Second to None
Recent Book Charts Pictorial History of Oblate Sisters, The Nation's First Order of Black Nuns
In the chapel of Our Lady of Mount Providence Convent in Catonsville, 12 narrow stained-glass windows depict the founding and history of the Oblate Sisters of Providence, the nation's first order of black nuns, founded in Baltimore in 1829. Sister Virginie Fish, a stooped but startlingly energetic nun who walks with a metal cane, stands in front of the tall, colored panels, gesturing at an image of Mother Mary Lange, the foundress of the order.
"Only God heals, but God has friends in heaven," she says to the small group of people assembled in the pews before her. "Have you ever had a friend who spoke on your behalf? It's the same way in heaven. Mother Mary Lange will speak on your behalf."
She is giving a presentation on Mother Lange's life to the White family, who have come from all over--the South, Delaware, Canada--to Baltimore for their family reunion. Elaine White-Edwards, a historian and grant writer from Swedesboro, N.J., organized this trip to Mount Providence so that her whole family could learn about the Oblate Sisters and their amazing story. She says her family roots lie in 19th- and early-20th-century Baltimore, and that she came here for her family reunion this year to "experience the spirit of [her] ancestors."
"The Sisters had many struggles, just as we've had struggles," White-Edwards says. "They tried to instill the value of education on several generations. It's inspiring to hear their history."
The Whites are Baptist, not Catholic, and none of them lives in the Baltimore area anymore, but it is telling that an African-American family like theirs looks up to Lange--an obscure hero even in Catholic circles--as an important figure in black history, and as someone they want their children to know about.
Faith Cadden, 27, another member of the White family, had never heard of Mother Lange before she came but found what Sister Virginie said about her to be inspiring. "I like the fact that she made a difference for African-American children," Cadden says. "I think she was a hero because she was an educator."
For nearly 10 years, the Oblate Sisters have been waiting with bated breath for word from the Vatican on their effort to canonize Mother Lange, an effort spearheaded by Sister Fish that involves gathering documents that establish that the 19th-century pioneer of black Catholicism was a "virtuous servant of God," and proof that a miracle or divine intercession occurred on her behalf. In other words, in order for Lange to be considered for sainthood, it must be officially shown that someone prayed to her, and that the prayer was answered.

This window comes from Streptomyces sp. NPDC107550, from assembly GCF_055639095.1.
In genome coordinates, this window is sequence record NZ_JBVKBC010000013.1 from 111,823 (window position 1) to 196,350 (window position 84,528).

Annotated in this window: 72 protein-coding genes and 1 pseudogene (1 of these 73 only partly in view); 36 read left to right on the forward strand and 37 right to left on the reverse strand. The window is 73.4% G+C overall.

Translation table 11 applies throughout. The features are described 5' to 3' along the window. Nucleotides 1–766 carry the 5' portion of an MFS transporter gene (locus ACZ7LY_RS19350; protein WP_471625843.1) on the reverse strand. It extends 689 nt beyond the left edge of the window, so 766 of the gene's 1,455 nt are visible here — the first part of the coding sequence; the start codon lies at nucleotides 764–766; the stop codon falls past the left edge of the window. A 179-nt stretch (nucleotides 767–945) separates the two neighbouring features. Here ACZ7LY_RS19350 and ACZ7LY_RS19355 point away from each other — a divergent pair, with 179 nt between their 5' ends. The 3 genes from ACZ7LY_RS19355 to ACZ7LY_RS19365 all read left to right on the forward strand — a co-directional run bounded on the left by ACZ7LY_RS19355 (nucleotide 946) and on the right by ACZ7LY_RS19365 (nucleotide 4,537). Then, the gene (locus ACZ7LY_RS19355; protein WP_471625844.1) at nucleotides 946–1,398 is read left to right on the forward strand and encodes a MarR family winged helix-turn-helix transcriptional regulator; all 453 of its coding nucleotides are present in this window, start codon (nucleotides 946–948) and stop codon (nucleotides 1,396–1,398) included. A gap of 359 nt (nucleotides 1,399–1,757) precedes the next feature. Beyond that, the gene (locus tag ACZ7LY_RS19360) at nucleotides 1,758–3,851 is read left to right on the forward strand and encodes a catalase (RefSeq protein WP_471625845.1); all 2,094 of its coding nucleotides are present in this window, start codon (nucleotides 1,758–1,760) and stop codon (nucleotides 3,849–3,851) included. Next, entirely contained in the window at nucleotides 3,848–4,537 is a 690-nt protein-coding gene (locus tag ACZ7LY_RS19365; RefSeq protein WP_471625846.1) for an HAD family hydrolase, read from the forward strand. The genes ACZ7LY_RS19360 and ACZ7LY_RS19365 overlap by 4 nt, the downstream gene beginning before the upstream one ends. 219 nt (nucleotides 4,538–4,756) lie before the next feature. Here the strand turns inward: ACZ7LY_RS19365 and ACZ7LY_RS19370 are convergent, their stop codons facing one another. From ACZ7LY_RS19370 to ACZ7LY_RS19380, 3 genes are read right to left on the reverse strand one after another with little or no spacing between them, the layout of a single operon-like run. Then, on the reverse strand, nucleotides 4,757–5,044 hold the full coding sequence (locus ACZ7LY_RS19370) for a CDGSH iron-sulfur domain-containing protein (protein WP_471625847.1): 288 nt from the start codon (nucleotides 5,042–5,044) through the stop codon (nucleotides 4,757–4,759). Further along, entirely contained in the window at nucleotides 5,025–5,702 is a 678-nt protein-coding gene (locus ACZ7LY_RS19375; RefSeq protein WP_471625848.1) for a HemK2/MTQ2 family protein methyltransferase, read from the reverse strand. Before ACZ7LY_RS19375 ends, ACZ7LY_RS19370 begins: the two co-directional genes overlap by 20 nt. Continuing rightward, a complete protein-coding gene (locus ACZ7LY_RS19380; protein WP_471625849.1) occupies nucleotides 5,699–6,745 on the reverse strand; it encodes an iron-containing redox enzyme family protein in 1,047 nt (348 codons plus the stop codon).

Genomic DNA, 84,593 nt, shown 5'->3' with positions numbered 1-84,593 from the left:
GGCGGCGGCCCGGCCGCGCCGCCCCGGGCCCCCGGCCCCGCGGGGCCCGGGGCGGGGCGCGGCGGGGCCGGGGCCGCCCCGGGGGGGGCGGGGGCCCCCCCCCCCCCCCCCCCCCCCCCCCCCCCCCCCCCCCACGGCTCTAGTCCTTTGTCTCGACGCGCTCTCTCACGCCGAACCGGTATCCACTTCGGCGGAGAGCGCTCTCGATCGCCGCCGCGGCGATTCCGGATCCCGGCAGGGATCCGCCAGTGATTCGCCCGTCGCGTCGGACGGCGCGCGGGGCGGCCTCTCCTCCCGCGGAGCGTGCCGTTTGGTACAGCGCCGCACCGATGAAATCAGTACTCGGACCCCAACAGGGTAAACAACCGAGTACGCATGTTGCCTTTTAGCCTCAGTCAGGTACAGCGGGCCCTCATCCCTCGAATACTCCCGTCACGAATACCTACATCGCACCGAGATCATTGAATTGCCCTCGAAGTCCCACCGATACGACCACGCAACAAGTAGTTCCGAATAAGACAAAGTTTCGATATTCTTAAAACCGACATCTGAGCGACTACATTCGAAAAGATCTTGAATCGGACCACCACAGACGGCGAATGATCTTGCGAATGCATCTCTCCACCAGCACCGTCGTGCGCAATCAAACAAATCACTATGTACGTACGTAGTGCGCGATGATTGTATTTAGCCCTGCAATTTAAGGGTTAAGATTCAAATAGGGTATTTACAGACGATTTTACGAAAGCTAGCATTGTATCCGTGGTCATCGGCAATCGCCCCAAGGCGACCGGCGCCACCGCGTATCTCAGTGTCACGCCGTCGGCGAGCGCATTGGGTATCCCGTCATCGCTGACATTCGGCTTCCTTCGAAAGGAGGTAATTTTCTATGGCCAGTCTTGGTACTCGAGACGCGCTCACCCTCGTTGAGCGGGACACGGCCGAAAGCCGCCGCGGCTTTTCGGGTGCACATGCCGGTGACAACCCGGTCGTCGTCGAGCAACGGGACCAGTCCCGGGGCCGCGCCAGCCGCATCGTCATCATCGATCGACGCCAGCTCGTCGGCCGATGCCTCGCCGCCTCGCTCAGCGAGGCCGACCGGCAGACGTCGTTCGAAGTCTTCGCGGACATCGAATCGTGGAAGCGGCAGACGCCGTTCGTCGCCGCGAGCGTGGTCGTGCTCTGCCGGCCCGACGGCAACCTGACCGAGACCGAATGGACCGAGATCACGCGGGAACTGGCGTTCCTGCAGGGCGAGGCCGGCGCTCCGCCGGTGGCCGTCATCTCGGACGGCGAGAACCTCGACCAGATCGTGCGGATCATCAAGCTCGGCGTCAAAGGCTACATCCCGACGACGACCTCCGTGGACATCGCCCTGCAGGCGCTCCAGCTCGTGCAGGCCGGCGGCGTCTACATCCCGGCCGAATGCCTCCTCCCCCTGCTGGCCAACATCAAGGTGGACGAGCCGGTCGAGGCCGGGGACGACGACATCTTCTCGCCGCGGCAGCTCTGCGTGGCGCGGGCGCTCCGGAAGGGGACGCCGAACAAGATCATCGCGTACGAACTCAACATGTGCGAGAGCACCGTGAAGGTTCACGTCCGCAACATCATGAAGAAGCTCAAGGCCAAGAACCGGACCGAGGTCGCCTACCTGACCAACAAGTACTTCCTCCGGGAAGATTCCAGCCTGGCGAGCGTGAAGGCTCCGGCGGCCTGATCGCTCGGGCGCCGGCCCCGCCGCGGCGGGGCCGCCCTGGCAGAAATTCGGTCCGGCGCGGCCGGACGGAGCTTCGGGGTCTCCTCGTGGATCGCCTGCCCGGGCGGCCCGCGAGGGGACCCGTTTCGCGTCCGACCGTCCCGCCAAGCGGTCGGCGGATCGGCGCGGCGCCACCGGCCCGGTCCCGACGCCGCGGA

But Sister Fish is not daunted by this early requirement of the canonization process. "We are waiting for the Catholic Church to officially and publicly proclaim that she is in heaven," she says. "That means we have to submit to Rome not only the documents of her life but also a miracle--and miracles happen every day."
In the meantime, the Oblate Sisters have published a beautiful pictorial history of their order that serves not only as a handsome souvenir for a religious organization that is approaching its 200th year but also a treasury of rare and fascinating images of African-American history in Baltimore.
The book is the work of Sharon C. Knecht, a Catonsville resident and Roman Catholic convert who works part-time as an archivist at the Mount Providence library. She discovered a cache of thousands of photographs in a storage room in 2001 while she was working as an intern for the Oblate Sisters' archives for a credit toward her master's degree in history from UMBC.
"I was awestruck," Knecht says. "I could not believe the richness and the value [the photos] had. Not just for the sisters and their community life, but of African-American secular life in the 19th century, as well."
Oblate Sisters of Providence: A Pictorial History starts just like the stained-glass chronicle in the Mount Providence chapel: by outlining the history of the order. Born in the early 1780s in either Haiti or Santiago de Cuba, Elizabeth Lange fled from Haiti to Cuba in the wake of the violent slave uprisings led by Toussaint L'Ouverture in the 1790s. A mulatto free black, she settled in Baltimore in 1813 and began teaching young French-speaking black girls in her basement.
Her school became so successful that by 1829 the sisters had found an ally in a Baltimore-based French Catholic priest named James Hector Joubert, who had also fled Haiti around the turn of the 19th century. Since all orders of women religious were required, at that time, to be overseen by a male priest, Joubert became the Oblate Sisters' advocate with the Vatican, and in 1829, against incredible racial and social odds, Elizabeth Lange changed her name to Mother Mary Lange and became the first superior general of America's first black order of women religious. The order has grown and expanded its mission since then, including significant work in New Orleans, Costa Rica, Cuba, and all over the American South and Midwest. The original school founded by Lange, St. Frances Academy, still exists today on Chase Street in East Baltimore.